Written by Jeremy Farley, Pastor of Summit Baptist Church in Sugar Grove, Virginia.
I have been involved in some form of ministry in one way or another for the better part of fifteen years, but I’m just now reaching my second year of pastoring.
When I’m not preparing for one of the five sermons I now find myself delivering on a weekly basis or out visiting potential new church members or the sick and elderly, I can most likely be found on the back of some unnamed Virginia hillside raising sheep. Not the flock of God, but a flock of Katahdins that have proved to be an enjoyable escape from the pressures of being an adult with responsibility.
I’m hardly a seasoned pastor and what little I do know about ministry is far more than what I know about farming — to put it simply, I’m a jack of both trades but master of neither.
Still, I can’t help but find great appreciation in the reality that on the average Sunday in the winter, prior to clothing myself in a suit and dress shoes, I am wearing a worn out pair of Carhartt’s and boots covered in manure — feeding my flock before leaving to feed His flock.
The word “pastor” can be interpreted to literally mean “shepherd” and though I hardly consider myself a skilled or qualified shepherd in either regard, there are a handful of observations I’ve made over the past few years that I’d like to share.
I’m a Shepherd Because I Love it, Not for What I Get Out of It…
When I first got into “farming” I had big dreams of turning my hobby and lifelong passion into a profitable money making venture. Years later, I can say without a doubt that money can be made from farming, of this there is no question… I just don’t know very many folks who have figured out how exactly this is done! Most of the farmers I know joke that they work a job on the side so they can afford to farm fulltime.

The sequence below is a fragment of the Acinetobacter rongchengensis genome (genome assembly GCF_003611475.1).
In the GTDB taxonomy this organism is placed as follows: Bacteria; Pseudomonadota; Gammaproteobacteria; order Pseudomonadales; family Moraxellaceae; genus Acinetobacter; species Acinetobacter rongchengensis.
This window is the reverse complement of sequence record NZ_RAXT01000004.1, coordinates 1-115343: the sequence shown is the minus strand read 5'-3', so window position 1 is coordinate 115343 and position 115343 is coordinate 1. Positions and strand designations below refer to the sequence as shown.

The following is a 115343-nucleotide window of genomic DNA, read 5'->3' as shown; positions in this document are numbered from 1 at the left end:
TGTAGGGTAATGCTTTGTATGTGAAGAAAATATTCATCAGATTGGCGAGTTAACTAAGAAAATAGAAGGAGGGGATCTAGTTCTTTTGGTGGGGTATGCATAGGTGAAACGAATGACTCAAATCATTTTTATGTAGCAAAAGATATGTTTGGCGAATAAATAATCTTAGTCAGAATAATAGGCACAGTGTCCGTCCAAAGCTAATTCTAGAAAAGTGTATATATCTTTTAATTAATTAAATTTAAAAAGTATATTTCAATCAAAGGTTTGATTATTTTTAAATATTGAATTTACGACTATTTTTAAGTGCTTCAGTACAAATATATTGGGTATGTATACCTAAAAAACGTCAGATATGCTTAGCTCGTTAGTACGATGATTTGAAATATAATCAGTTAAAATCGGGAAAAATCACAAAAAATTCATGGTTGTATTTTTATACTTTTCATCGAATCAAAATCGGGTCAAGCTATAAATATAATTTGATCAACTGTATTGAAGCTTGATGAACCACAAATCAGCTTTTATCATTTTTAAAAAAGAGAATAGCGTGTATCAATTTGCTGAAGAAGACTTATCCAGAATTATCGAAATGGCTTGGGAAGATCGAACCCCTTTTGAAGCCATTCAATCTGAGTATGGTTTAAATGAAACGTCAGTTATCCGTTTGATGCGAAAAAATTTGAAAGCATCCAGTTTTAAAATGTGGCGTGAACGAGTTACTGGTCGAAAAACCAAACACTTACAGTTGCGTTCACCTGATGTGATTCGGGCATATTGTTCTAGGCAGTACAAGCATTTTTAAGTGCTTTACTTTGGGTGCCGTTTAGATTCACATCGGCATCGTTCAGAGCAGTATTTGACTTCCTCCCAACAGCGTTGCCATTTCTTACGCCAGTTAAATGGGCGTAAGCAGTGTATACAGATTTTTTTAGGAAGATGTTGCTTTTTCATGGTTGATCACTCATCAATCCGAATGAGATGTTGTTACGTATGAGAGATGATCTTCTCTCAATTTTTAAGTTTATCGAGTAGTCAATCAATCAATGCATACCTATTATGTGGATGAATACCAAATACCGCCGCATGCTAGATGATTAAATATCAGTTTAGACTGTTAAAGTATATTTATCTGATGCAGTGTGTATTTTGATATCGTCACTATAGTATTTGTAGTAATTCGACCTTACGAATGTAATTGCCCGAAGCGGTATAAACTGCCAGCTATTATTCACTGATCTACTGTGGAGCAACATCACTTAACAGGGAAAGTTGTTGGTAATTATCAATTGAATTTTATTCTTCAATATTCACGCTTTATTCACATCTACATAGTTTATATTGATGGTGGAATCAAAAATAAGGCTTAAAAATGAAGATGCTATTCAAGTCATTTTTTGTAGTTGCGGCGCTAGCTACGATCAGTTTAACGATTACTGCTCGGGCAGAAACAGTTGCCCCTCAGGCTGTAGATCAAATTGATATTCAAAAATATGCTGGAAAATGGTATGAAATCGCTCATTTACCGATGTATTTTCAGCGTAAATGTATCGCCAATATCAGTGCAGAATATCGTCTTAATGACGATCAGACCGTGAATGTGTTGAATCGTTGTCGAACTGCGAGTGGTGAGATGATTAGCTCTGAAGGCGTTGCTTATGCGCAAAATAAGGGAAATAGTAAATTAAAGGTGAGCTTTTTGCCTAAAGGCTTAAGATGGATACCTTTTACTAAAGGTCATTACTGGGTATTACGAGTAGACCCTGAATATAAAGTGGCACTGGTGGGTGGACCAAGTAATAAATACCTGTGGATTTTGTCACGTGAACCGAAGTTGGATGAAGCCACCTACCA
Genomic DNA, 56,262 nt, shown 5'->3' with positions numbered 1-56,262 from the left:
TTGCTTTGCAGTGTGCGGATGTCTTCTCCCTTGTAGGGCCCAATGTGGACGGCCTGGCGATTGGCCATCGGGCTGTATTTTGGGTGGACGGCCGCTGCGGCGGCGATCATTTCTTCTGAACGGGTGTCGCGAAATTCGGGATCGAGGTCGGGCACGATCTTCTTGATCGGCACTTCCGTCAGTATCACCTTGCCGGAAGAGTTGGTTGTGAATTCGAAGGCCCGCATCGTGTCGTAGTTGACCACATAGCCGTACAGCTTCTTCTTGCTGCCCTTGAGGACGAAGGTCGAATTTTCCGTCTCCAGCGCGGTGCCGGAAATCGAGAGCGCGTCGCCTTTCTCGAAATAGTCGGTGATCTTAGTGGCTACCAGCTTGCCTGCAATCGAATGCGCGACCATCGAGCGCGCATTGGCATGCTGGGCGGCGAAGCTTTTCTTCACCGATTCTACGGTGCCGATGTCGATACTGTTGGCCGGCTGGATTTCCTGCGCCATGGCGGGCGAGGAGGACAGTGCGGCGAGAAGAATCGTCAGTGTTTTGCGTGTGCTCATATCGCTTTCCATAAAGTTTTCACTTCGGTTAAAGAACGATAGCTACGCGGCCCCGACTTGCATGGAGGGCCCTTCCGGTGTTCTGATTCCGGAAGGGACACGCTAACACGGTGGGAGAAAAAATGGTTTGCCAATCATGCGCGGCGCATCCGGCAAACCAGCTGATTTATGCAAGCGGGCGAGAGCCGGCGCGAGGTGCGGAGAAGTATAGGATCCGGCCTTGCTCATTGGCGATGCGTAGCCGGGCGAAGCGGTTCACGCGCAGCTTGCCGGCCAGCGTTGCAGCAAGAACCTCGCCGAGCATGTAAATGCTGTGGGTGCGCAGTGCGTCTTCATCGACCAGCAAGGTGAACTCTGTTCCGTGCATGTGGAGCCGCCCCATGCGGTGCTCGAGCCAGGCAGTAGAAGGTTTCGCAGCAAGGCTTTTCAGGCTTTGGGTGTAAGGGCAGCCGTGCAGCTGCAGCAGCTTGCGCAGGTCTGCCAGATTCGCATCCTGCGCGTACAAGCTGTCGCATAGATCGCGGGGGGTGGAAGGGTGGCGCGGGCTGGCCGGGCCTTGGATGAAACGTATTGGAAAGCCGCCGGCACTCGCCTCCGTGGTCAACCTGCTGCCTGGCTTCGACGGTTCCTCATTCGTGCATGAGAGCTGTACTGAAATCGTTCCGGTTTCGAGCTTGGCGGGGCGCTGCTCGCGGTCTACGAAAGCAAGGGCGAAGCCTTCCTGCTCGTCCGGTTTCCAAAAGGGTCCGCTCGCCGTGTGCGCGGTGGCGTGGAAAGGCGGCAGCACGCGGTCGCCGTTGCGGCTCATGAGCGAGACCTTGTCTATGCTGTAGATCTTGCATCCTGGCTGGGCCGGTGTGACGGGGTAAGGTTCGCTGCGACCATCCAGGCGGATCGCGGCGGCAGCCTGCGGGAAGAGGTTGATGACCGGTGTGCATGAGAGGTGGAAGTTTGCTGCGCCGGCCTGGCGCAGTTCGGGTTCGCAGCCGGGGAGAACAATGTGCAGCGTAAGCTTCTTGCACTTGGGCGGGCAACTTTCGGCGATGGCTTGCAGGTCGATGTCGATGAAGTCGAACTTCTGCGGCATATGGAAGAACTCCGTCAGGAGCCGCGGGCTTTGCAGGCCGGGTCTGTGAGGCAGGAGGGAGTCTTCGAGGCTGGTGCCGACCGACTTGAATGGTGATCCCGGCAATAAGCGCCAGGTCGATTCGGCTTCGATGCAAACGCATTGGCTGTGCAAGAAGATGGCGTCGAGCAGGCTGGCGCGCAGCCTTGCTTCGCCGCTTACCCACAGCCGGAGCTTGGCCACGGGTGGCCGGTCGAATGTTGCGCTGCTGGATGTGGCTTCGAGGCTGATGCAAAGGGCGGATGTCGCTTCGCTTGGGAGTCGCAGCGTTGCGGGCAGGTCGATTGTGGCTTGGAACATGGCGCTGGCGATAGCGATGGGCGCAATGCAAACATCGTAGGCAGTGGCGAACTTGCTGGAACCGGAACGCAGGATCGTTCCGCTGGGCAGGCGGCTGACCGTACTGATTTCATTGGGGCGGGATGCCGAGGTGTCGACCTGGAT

There are far more profitable uses I could take with my land rather than use it to raise sheep, but I choose to do this for no other reason than because there’s some unexplainable desire I have to simply raise sheep. I don’t understand why I do it and in the cold of winter when I’m breaking ice with a sledge hammer I’ve often thought about stopping, but I can’t. I like doing it too much.
Turning our attention to pastoring people and there is absolutely no difference. Though our little country church takes far better care of me than I deserve, the reality is that pastoring Biblically is not the type of profession one enters in order to get wealthy. And here’s a little secret — I’d continue being the pastor of our church if they quit paying me. Why? Because it’s something I can’t help but do. It’s my greatest desire in life.
And that right there is the very first qualification for a Scriptural pastor — he must desire to do this work.
“…if a man desire the office of a bishop, he desireth a good work.” — I Timothy 3.1
The flock of saints God has blessed me to watch will never know how much I think about them throughout the course of the average day, how much I worry about the family situations they have shared with me in confidence, and how my heart breaks for them when they’re hurting. In its simplest form, pastoring people is making a conscious decision to be available to raw human emotion. And if it’s not something someone has a passion and God-given desire to do, they will not last when the bitter winds of this world blow against them.
If you’re in the ministry to be seen, you probably won’t be seen in the ministry very long.
I know each of my sheep individually
Outside of a handful of bottle lambs my children have raised, we do not name our sheep. It’s just something we’ve never done, but this does not mean for a moment that I do not know my sheep.
Our sheep have ear tags and I know their behavior better than they know themselves. Sheep #23 will come running to the gate the moment she realizes I’m outside and will not leave my side the entire time I am in the field. This is because she was a sickly lamb and almost died and when she was about a week old. Much to the chagrin of my wife, I kept her in our master bathroom’s bathtub for a few nights just so she’d stay warm and get fed regularly. It seems that the time she spent with the shepherd when she was most needy is something she’s never gotten past.